***Never allow a Westie near a pond with ducks and geese, ESPECIALLY, if you have any slack in her leash, you're talking on a cell phone, and you are out of state staying in someone else's home. Dogs REALLY smell badly when they're wet with pond water.

***Taylor Hicks became America's newest "American Idol" recently. (Finally, my "underdog pick" on that cheesy show came in first). I did see a disturbing trend begin to develop as the season went on, however. People began treating the contest as a kind of religion, as I encountered many individuals who were attempting to spread the "Taylor gospel," (for lack of a better term), in order to garner votes. Mentioning Taylor to cashiers in stores, calling in to radio shows to say how wonderful he was, loaning his CD's to co-workers in order to to convert them from supporting their favorite contestant to supporting Taylor.....it was getting pretty ridiculous, actually. This thought kept gnawing at me in the back of my mind: "If only we shared Christ's gospel as fervently and boldly as I saw people promoting Taylor." Hello......wake-up call!
(And, is it just me, or did the stylists seem to be attempting to morph young Taylor into a Benny Hinn clone as the show progressed?)

^BENNY ----------------=-------------- TAYLOR^

***"Prince" appeared on American Idol's finale....(hey, at ONE time, I seem to recall that this was being touted as a "family show!") Prince's appearance brought to mind a story I once heard Steve Camp relate, wherein he recounted an encounter he'd had with the pop star in an elevator. I won't repeat the story here; it would demand its own post, but suffice it to say that Prince HAS heard the gospel of Jesus Christ. ;-)

***Speaking of Steve Camp, he still finds himself, on occasion, in the role of "lightning rod." (That's symptomatic of what transpires when you boldly speak the truth, and then stand steadfastly by it).

That's all I have for now. Have a great weekend!

Under His Love,


***Apparently, author Stephen Lanzalotta has discovered a diet secret hidden within the pages of "The Da Vinci Code." He has written a book called, "The Diet Code," in which he reveals the "magic formula" he found to melt off pound after pound. Oh, please--enough, already!

I'm considering taking a ride on the Da Vinci cash cow myself by writing a book about a housekeeping secret I discovered in the Mona Lisa painting-how to keep socks from losing their mates through washing/drying cycles. I'm thinking of calling it, "The Laundry Code."

Anyway, if you're a glutton for punishment, here's a summary of this math whiz's "diet discovery," which he claims was embedded in Da Vinci's masterpieces (click on the graphic below to enlarge).

Thursday, June 01, 2006

Da Vinci Claims vs. Historical Facts

The good folks at NewsMax have come up with a handy-dandy comparison chart to aid in making the distinction between fact and fiction as it relates to The Da Vinci Code. Click on the chart to enlarge, wait for the "expand to regular size" icon to appear at the bottom,
and click on the icon.

Wednesday, May 31, 2006


Ah, yes, yet another opportunity to practice my Photoshopping skills!

First off, I'm sorry, but I refuse to take "The Da Vinci Code" seriously. I do, however, recognize that it could yield some wonderful opportunities for us to present the real Gospel that we maybe wouldn't have otherwise. For some serious discourse on "The Da Vinci Code" from a biblical perspective, visit:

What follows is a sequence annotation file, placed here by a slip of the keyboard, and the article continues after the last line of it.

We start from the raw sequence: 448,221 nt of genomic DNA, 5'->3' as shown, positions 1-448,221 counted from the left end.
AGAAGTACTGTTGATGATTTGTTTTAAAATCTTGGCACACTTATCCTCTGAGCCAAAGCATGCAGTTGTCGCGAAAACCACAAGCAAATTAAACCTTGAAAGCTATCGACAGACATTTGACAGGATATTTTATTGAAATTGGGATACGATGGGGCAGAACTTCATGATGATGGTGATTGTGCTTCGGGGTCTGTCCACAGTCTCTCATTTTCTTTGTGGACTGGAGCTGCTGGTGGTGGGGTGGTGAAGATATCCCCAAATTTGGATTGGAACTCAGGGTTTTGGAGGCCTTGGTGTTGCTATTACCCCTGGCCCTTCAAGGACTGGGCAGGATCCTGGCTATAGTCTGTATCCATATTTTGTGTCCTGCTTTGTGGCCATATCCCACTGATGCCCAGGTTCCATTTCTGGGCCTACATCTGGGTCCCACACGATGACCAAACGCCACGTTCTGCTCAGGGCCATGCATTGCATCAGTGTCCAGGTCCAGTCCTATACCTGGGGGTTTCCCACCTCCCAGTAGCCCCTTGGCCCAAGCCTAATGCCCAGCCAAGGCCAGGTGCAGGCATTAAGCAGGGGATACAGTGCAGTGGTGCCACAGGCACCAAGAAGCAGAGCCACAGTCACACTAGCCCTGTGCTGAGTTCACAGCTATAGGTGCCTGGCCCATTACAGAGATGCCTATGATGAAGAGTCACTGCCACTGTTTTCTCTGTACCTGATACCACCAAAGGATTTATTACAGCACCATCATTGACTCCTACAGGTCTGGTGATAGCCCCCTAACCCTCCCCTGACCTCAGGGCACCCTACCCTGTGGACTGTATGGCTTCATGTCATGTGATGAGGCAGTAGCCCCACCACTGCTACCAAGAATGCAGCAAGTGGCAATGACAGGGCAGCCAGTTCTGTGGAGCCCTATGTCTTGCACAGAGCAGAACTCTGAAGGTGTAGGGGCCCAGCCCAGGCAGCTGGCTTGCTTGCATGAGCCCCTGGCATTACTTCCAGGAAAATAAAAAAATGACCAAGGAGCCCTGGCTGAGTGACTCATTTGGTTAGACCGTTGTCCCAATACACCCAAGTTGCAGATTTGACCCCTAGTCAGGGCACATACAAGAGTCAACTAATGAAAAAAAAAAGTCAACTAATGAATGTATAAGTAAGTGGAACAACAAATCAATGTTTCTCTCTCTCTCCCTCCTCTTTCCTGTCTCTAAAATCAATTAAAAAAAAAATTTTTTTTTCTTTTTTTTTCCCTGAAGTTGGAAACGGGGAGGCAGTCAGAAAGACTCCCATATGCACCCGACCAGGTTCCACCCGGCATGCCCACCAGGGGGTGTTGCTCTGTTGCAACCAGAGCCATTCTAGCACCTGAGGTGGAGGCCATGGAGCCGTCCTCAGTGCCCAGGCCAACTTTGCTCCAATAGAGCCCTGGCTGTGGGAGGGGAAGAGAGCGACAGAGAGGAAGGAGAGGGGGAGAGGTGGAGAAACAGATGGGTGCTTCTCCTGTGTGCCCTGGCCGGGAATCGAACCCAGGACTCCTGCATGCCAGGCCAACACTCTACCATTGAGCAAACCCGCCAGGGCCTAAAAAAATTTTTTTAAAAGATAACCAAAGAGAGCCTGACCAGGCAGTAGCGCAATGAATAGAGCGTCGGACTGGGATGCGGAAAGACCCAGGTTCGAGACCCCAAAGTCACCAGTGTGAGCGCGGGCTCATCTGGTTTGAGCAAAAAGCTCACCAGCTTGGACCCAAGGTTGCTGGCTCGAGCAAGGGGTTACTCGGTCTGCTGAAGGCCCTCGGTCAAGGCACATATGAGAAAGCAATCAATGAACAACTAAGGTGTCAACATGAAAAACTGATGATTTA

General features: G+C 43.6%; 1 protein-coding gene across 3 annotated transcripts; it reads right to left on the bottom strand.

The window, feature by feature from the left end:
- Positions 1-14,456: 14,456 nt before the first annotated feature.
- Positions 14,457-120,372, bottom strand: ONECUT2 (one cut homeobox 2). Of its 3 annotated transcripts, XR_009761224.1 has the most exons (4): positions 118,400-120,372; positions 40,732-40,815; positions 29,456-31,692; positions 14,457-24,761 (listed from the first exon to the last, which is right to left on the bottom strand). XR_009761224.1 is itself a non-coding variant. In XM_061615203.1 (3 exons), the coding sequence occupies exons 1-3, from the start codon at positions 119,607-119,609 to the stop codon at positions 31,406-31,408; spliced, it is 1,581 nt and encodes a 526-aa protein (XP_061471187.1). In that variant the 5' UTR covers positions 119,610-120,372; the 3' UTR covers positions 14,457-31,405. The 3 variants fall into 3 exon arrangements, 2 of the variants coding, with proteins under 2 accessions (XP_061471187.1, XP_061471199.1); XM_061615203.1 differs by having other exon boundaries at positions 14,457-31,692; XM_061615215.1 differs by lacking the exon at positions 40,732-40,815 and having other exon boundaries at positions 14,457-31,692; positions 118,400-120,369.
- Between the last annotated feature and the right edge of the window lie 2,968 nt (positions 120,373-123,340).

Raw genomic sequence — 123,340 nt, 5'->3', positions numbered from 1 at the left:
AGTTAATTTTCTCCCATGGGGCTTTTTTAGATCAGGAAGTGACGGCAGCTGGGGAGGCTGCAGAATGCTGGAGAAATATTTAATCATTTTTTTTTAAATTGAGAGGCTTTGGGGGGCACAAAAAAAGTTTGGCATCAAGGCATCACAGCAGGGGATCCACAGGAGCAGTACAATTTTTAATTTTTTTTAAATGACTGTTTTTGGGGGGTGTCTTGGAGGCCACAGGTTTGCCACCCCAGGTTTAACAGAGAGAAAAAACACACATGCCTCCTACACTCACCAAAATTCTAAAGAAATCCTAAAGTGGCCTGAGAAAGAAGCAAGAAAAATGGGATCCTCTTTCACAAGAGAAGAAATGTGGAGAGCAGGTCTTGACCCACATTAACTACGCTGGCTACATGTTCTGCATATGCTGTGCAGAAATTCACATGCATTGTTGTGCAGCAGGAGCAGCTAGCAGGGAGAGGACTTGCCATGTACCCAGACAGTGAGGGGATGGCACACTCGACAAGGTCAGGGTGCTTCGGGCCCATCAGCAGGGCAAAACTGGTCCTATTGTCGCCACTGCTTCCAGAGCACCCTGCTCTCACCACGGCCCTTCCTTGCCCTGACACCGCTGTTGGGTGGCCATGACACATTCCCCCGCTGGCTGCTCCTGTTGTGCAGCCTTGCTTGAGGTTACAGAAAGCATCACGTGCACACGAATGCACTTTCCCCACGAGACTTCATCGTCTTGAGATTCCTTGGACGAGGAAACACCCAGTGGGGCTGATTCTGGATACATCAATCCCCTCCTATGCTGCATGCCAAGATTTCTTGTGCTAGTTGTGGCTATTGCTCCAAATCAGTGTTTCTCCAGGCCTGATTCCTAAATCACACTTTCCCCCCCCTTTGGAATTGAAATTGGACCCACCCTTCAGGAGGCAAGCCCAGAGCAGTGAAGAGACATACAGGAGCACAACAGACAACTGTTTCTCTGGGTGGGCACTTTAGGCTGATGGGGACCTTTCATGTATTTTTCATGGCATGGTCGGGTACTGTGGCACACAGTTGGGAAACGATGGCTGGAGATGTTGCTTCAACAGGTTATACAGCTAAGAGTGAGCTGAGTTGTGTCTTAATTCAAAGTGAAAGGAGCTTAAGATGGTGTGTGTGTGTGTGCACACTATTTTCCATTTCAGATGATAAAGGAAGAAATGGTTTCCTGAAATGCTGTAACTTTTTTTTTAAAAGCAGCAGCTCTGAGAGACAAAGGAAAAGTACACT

and http://stevenjcamp.blogspot.com/2006/05/da-vinci-code-moviemy-review.html .

Meanwhile, here are my most recent thoughts on the movie:

I noticed that over the Memorial Day weekend, "The DaVinci Code" only took in $43 million at the box office, whereas, "X-Men: The Last Stand," (the action-hero flick), took in $120.1 million. So, I'm thinking, maybe "Opie" should have combined the two concepts, and created a flick to appeal to a larger audience. Here's what I came up with:
TEENAGE MUTANT NINJA TURTLES IV: "The 'Leonardo' Code." (Hey, it's more realistic than "The Da Vinci Code"). ;-)

So, here's the plot. The ninja turtles-Michelangelo, Donatello, Raphael, and Leonardo, are called to the scene of a brutal murder-a turtle has perished, and only his shell remains! Scattered about are used take-out pizza boxes, which hold clues that lead to a shocking discovery. A mystery, which has been protected by a secret society for hundreds of years-and it could shake the very foundations of what has been long considered a truth in society and all of the television-viewing public: Professional wrestling.......really is REAL. Not only is it real, but it was secretly brought to the small screen by none other than a bizarre, covert business relationship between Simon Cowell and Donald Trump. Professional wrestling was their joint venture, the "baby" they concocted together in a moment of heated brainstorming. And the networks will stop at nothing--including murder--to keep it a secret.

I think it could work.....

So, from this:

To this?:

Oh, Aunt Bee, where did we go wrong with "the boy? "

Wednesday, May 24, 2006

Gimme a Break.......Psychotherapy for Infants, Now?

Now researchers have concluded that there could be long-term benefits of providing psychotherapy to patients in infancy. (Yeah, the long-term benefits could include a country club estate and a sports car in the psychiatrist's future.......wink, wink).

Here's a link to the entire article on MSN's website:
Meanwhile, I'm including some "choice" quotes from the article.

"With a growing amount of research focusing on early brain development, more youngsters — even infants — are being targeted to receive the services of mental-health professionals."

"Psychological research on this age group is a hot topic at major universities, and last year the American Academy of Pediatrics launched a task force with at least part of its purpose to push more infant/toddler mental health intervention."

"This may cause some readers to roll their eyes — especially those who believe Americans have a tendency to pathologize and treat the slightest blip of a bad mood. " I confess....I'm one of those "eye-rolling American readers." You've got me pegged! I do give creedence to the scriptures, Isaiah 26:3, Romans 12:2, and Romans 8:6.